12. "Robin Hood  — Disney Gold Collection". Archived from the original on August 15, 2000. Retrieved August 11, 2016.
  13. Crist, Judith (Nov 12, 1973). New York Magazine. p.91
  14. Canby, Vincent (December 20, 1973). "Screen: 'Robin Hood':Animals and Birds Star in Disney Version The Program". The New York Times. Retrieved August 11, 2016.
  15. Billington, Dave (Dec 22, 1973). The Montreal Gazette. p.23
  16. Gilbert, Ruth (November 26, 1973). "Movies Around Town". New York. Vol. 6 no. 8. p. 13. Retrieved May 31, 2017.
  17. "Robin Hood on Rotten Tomatoes". Rotten Tomatoes. Retrieved August 11, 2016.
  18. Simpson, Wade (May 27, 2009). "Taking Another Look at Robin Hood". Mouse Planet. Retrieved August 11, 2016.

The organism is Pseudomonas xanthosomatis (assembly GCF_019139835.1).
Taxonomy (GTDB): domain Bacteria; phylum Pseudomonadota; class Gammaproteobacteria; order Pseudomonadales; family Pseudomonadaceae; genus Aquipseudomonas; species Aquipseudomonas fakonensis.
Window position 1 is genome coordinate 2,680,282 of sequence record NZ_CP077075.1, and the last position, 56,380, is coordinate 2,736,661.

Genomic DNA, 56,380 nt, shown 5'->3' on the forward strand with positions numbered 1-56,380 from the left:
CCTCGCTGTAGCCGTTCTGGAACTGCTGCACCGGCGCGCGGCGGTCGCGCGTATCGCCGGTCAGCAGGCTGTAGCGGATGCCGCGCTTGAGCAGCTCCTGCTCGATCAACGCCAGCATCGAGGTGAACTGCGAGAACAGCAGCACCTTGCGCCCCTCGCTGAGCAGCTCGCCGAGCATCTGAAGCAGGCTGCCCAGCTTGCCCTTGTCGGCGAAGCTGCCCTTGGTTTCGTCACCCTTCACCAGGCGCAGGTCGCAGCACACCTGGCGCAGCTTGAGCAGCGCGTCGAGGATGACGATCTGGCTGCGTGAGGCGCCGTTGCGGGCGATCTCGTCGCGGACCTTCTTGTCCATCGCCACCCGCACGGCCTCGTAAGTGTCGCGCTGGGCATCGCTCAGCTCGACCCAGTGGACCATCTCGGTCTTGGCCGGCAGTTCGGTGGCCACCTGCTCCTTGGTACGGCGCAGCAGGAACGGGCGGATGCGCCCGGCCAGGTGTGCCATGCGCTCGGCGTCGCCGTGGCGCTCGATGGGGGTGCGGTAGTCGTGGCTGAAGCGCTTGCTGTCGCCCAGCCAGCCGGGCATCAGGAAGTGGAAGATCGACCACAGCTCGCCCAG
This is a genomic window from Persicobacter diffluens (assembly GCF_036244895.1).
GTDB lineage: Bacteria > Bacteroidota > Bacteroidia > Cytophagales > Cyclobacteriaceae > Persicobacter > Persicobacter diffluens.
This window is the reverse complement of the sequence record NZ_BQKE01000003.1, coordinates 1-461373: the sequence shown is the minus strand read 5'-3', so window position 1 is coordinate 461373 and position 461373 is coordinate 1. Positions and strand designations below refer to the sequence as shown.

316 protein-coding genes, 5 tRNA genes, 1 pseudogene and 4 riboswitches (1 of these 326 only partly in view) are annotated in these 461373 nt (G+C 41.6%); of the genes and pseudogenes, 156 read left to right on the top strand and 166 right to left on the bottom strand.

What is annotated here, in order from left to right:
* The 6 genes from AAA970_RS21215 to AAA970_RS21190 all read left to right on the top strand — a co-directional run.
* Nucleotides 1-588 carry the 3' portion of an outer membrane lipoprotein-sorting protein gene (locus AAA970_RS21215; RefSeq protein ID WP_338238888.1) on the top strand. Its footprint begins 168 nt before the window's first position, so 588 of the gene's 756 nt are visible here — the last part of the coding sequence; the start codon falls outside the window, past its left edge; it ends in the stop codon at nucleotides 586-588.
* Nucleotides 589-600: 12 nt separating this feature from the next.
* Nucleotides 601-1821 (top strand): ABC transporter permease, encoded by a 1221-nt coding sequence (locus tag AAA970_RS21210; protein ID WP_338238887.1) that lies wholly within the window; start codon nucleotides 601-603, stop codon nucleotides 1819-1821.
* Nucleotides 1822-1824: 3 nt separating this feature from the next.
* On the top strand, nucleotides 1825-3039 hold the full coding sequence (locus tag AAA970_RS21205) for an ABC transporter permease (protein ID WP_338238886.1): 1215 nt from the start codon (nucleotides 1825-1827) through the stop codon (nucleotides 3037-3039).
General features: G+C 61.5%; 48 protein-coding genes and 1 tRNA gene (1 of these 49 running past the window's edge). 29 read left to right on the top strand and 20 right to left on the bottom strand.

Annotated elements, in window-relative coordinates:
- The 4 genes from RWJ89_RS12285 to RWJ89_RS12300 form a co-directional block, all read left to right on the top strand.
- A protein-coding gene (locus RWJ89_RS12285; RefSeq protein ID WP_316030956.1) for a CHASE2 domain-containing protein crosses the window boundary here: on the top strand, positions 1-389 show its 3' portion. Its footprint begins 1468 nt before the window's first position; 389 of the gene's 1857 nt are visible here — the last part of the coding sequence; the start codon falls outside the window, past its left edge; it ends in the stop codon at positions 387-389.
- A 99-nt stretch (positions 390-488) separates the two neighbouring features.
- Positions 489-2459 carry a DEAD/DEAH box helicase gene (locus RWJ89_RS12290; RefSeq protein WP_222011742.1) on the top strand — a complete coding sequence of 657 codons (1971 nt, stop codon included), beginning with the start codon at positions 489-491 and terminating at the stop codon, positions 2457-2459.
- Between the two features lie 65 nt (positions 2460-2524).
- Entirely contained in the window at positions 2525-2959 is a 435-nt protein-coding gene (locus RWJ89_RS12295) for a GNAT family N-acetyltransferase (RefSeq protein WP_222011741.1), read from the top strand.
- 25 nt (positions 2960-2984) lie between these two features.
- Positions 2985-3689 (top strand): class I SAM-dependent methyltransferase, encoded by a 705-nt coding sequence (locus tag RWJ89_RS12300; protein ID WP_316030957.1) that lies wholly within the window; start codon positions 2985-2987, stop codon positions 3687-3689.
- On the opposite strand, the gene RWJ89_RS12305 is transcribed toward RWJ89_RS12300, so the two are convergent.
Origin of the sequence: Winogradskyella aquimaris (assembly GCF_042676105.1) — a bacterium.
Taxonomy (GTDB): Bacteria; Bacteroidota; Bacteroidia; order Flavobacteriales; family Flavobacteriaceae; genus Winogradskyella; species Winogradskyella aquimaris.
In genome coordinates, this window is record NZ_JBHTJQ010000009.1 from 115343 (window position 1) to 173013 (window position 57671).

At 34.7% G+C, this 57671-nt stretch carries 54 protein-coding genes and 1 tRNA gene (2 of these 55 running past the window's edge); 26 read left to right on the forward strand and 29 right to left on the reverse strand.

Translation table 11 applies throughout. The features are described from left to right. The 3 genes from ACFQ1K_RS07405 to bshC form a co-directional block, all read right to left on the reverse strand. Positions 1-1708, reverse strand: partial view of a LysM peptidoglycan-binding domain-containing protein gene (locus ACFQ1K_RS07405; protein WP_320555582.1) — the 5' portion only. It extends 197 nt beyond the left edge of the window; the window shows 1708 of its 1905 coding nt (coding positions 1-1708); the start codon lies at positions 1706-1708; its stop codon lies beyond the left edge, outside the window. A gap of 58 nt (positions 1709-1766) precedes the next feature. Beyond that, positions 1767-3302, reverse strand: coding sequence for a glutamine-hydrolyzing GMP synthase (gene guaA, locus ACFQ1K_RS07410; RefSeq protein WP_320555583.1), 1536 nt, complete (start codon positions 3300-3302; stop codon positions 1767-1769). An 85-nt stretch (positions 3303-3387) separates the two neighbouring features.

19. "Fantastic Mr. Fox (2009)". IMDb.
  20. Whitburn, Joel (2008). Hot Country Songs 1944 to 2008. Record Research, Inc. p. 180. ISBN 978-0-89820-177-2.
  21. We Killed the Long-Term Contract – T-Mobile at YouTube
  22. Android: Friends Furever at YouTube
  23. Fleming, Jr., Mike (December 4, 2014). "Robin Hood Now A Race As Disney Acquires Spec 'Nottingham & Hood'".

Bibliography[change | change source]

  • Grant, John (April 30, 1998). The Encyclopedia of Walt Disney's Animated Characters: From Mickey Mouse to Hercules. Disney Editions. ISBN 978-0-7868-6336-5.
  • Koenig, David (January 28, 2001). Mouse Under Glass: Secrets of Disney Animation & Theme Parks. Irvine, California: Bonaventure Press. ISBN 978-0-9640605-1-7.

Other websites[change | change source]